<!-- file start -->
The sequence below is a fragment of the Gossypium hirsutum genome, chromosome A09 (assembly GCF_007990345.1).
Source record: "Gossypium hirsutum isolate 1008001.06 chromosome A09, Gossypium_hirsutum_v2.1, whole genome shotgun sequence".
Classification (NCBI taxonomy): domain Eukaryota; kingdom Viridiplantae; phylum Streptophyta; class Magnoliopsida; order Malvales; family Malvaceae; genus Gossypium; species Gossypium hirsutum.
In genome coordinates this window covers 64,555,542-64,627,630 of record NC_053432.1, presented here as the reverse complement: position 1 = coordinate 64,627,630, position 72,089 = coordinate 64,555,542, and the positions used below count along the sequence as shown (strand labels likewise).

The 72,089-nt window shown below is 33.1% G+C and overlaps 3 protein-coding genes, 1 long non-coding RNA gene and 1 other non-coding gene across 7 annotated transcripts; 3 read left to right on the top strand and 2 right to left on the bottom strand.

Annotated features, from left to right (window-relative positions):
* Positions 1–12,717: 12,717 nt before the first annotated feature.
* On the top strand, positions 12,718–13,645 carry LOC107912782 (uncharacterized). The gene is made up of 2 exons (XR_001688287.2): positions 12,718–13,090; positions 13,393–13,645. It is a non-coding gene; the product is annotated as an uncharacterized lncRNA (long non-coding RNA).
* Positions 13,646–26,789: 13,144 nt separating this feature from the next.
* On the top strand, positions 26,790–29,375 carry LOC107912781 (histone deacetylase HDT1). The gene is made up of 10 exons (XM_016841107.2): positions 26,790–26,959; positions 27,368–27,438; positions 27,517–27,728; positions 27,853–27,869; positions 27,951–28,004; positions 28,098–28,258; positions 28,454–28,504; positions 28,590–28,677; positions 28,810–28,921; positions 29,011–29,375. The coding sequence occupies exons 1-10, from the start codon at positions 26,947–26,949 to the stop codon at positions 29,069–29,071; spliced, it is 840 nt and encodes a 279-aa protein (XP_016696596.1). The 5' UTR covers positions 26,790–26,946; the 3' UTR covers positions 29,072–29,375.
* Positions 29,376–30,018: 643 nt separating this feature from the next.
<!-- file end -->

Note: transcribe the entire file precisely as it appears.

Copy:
The sequence below is a fragment of the Gossypium hirsutum genome, chromosome A09 (assembly GCF_007990345.1).
Source record: "Gossypium hirsutum isolate 1008001.06 chromosome A09, Gossypium_hirsutum_v2.1, whole genome shotgun sequence".
Classification (NCBI taxonomy): domain Eukaryota; kingdom Viridiplantae; phylum Streptophyta; class Magnoliopsida; order Malvales; family Malvaceae; genus Gossypium; species Gossypium hirsutum.
In genome coordinates this window covers 64,555,542-64,627,630 of record NC_053432.1, presented here as the reverse complement: position 1 = coordinate 64,627,630, position 72,089 = coordinate 64,555,542, and the positions used below count along the sequence as shown (strand labels likewise).

The 72,089-nt window shown below is 33.1% G+C and overlaps 3 protein-coding genes, 1 long non-coding RNA gene and 1 other non-coding gene across 7 annotated transcripts; 3 read left to right on the top strand and 2 right to left on the bottom strand.

Annotated features, from left to right (window-relative positions):
* Positions 1–12,717: 12,717 nt before the first annotated feature.
* On the top strand, positions 12,718–13,645 carry LOC107912782 (uncharacterized). The gene is made up of 2 exons (XR_001688287.2): positions 12,718–13,090; positions 13,393–13,645. It is a non-coding gene; the product is annotated as an uncharacterized lncRNA (long non-coding RNA).
* Positions 13,646–26,789: 13,144 nt separating this feature from the next.
* On the top strand, positions 26,790–29,375 carry LOC107912781 (histone deacetylase HDT1). The gene is made up of 10 exons (XM_016841107.2): positions 26,790–26,959; positions 27,368–27,438; positions 27,517–27,728; positions 27,853–27,869; positions 27,951–28,004; positions 28,098–28,258; positions 28,454–28,504; positions 28,590–28,677; positions 28,810–28,921; positions 29,011–29,375. The coding sequence occupies exons 1-10, from the start codon at positions 26,947–26,949 to the stop codon at positions 29,069–29,071; spliced, it is 840 nt and encodes a 279-aa protein (XP_016696596.1). The 5' UTR covers positions 26,790–26,946; the 3' UTR covers positions 29,072–29,375.
* Positions 29,376–30,018: 643 nt separating this feature from the next.